All exposition via walking and talking!
So that we can see more of the beautiful world! But actually listen to nothing! Because soon there are lightsabers! And robots making jokes!
Too much movement going on. Can't you sit them down on a couch or something?
OK in all seriousness, I disagree with Maturin too - but he is entitled to his opinion; unfortunately, I don't think there's a great reassessment of the Star Wars prequels coming up in the pop cultural zeitgeist, nor do I think there will be a scholarly re-evaluation of the films as anything other than one of the great cinematic disappointments of our time. But I'm glad he likes them.
I don't know what's the big deal about exposition in prequels. I think that for the most part dialogues further the story. It never bothered me. I've never felt I'm being told something I'd rather see.
The special effects are impressive and revolutionary, but I'm not sure if I'd say they weren't a failure in filmmaking. George created some really cool worlds, but none of them seem lived-in. The characters never interact with the worlds they're in because the actors themselves have no idea what those worlds are like. It all ends up feeling artificial and kills my suspension of disbelief. In the case of action scenes, There is a lot happening on screen, but nothing of substance is going on. It's hard to follow and there is no stakes to the battles, especially considering it is all powerful Jedi vs robots. Special effects are great, but what's the point if you don't care about the movie?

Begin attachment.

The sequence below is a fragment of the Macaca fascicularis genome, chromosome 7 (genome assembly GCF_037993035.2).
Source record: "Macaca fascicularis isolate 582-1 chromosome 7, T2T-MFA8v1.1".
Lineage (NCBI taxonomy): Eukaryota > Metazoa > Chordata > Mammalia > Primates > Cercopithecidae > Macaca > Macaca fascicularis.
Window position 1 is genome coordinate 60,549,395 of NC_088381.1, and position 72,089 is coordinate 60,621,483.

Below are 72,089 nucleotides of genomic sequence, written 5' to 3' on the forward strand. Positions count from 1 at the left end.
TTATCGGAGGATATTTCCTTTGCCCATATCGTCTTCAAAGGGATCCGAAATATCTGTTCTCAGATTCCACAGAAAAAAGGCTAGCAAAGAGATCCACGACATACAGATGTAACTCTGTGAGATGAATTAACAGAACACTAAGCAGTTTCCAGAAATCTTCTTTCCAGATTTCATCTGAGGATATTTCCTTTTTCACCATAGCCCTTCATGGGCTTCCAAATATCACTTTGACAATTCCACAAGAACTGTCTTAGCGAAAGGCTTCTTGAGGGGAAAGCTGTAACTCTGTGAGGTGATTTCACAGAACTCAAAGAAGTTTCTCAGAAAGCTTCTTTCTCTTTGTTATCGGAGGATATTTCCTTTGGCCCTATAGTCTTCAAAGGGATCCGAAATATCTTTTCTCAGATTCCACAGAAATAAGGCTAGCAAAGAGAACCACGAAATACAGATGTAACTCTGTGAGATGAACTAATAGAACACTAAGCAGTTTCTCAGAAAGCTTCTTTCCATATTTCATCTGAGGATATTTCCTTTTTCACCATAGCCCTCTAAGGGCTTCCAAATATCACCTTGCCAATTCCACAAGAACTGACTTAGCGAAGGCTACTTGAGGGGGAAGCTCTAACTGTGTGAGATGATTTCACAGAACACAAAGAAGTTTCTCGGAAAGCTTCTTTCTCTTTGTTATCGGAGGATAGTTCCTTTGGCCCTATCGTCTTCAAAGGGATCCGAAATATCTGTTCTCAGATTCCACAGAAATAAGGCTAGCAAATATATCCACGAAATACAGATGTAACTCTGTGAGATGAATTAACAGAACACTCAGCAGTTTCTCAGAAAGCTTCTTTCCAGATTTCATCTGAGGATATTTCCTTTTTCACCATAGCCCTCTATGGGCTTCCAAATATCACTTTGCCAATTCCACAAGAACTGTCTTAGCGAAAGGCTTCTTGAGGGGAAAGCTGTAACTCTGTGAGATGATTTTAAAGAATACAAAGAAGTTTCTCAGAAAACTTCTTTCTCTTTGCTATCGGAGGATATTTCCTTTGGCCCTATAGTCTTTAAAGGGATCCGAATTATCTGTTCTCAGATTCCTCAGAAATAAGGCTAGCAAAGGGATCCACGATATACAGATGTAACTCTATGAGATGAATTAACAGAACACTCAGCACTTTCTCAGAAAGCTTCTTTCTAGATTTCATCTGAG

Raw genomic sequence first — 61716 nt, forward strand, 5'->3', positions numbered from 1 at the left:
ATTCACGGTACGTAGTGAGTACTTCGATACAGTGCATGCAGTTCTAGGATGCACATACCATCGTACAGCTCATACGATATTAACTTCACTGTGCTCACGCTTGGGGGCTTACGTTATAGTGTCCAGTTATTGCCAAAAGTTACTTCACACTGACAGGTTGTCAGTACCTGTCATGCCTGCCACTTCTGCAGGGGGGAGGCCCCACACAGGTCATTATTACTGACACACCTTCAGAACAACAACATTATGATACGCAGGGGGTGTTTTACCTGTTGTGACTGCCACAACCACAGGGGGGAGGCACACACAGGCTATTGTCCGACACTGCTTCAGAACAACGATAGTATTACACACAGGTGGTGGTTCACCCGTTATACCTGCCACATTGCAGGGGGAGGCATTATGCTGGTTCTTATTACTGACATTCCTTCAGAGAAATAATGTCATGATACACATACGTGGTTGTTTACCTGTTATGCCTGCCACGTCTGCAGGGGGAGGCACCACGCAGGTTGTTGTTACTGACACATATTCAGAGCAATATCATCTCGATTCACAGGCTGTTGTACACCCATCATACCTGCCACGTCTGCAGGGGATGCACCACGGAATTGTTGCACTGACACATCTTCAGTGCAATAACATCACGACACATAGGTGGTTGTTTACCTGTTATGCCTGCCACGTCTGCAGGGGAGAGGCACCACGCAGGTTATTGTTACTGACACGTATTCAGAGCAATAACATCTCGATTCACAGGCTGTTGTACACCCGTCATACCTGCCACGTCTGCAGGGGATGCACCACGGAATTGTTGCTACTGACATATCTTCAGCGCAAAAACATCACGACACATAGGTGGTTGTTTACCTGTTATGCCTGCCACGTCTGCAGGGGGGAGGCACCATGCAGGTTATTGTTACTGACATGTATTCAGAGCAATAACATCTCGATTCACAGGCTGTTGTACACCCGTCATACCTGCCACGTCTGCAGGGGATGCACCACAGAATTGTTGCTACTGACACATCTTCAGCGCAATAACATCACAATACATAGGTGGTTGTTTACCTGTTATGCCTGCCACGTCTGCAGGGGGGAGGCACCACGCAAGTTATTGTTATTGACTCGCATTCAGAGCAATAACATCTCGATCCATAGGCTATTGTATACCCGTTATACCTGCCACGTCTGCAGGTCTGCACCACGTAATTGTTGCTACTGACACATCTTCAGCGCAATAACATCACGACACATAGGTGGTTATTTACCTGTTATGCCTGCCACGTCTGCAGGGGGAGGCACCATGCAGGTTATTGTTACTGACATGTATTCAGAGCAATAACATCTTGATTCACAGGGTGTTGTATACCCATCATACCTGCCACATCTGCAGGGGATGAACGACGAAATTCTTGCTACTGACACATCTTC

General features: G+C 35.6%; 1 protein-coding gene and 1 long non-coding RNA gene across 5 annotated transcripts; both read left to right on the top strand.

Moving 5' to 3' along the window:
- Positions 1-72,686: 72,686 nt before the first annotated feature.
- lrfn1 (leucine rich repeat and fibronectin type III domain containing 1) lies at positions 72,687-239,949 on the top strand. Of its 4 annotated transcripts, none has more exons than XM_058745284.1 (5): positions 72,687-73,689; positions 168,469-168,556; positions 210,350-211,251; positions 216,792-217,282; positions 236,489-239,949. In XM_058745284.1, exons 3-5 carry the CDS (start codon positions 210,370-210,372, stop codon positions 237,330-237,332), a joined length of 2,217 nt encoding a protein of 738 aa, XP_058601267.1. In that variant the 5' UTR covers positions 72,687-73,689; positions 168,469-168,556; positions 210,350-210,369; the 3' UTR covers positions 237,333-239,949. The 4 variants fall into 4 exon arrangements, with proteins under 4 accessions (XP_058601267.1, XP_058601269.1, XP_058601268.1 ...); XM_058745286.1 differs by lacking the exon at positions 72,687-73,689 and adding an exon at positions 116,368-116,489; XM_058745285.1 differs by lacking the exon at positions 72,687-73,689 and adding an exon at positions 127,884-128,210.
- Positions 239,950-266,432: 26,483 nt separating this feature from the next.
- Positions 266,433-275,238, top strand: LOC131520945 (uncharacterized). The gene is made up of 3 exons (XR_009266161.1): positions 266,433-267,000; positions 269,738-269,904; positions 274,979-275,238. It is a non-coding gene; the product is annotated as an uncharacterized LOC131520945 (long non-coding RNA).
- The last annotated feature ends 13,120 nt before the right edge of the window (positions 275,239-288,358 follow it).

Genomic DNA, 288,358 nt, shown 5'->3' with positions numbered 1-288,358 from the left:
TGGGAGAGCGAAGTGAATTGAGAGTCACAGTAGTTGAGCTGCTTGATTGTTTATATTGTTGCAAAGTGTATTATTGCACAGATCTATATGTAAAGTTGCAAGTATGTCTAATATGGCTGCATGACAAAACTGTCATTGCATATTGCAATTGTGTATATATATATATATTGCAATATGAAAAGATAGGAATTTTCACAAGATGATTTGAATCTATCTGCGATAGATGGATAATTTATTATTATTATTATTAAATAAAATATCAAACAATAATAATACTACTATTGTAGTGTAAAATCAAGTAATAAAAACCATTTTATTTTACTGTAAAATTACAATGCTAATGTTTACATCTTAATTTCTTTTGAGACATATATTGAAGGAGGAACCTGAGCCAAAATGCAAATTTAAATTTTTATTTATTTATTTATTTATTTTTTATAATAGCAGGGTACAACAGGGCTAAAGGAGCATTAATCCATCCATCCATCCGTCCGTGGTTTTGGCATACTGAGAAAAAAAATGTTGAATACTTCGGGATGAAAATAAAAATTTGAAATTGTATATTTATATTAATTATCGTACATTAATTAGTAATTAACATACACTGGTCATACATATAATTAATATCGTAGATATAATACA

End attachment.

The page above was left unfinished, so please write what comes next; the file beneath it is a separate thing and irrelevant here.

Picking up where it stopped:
Nothing wrong with exposition, but the prequels fail in two areas. The first is what Knick alluded to, telling and not showing. The obvious example is that we're told Obiwan and Anakin are friends, but they seem like bitter rivals from the beginning of Episode II. Obiwan already dislikes Anakin in the first movie. Would've been better if the series started with Anakin as a padawan, with the two of them at odds early on but eventually developing a close relationship. Something like Han and Luke from the original, except of course their relationship deteriorates by the final film. Or forget all that and just not have them split up into separate adventures in II and III, so you can build their relationship on screen.
The other problem with the exposition is that Lucas wasn't creative with the way exposition was delivered. It was always walking and talking or sitting and talking. Always in a sterile location. No sense of urgency, even during major plot points. The characters don't seem to care, why should we care?
I don't get "rival" vibes at all. It's definitely a father/difficult teenager dynamic, which helped picturing Anakin's dark nature. You get the friendly, playful tones at the beginning of Episode III. For me that's enough to understand that between TPM and RotS they went through a lot, can get on each other's nerves, but there's still a very strong father/son (or brotherly) bond between them. In addition, there's also The Clone Wars where their relation is developed - it's not a movie, but it's a part of the story and you can't exclude that from the picture completely.
I'd call the style of filmmaking in prequels minimalistic. The way the story is shown reminds me of a myth or a fairy tale. Like high fantasy. In a sense, the "broad strokes" that MrKnickerbocker talked about are not necessarily damaging IMO.